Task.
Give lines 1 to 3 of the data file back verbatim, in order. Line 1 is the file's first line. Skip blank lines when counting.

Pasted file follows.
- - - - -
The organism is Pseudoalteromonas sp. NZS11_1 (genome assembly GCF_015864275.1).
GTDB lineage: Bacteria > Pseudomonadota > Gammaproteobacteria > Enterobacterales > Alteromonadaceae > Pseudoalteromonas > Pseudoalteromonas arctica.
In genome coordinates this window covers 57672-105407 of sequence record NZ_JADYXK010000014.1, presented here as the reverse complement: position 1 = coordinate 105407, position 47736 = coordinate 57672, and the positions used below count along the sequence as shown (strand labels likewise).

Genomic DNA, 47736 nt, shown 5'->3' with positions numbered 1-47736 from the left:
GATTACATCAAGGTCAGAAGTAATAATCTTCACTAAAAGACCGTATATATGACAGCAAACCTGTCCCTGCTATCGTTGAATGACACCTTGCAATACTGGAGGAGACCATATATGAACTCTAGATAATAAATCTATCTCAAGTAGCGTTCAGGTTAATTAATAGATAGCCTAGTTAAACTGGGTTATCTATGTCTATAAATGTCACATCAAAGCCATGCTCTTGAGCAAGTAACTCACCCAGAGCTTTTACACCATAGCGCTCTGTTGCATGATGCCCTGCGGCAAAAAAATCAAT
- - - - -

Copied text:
The organism is Pseudoalteromonas sp. NZS11_1 (genome assembly GCF_015864275.1).
GTDB lineage: Bacteria > Pseudomonadota > Gammaproteobacteria > Enterobacterales > Alteromonadaceae > Pseudoalteromonas > Pseudoalteromonas arctica.
In genome coordinates this window covers 57672-105407 of sequence record NZ_JADYXK010000014.1, presented here as the reverse complement: position 1 = coordinate 105407, position 47736 = coordinate 57672, and the positions used below count along the sequence as shown (strand labels likewise).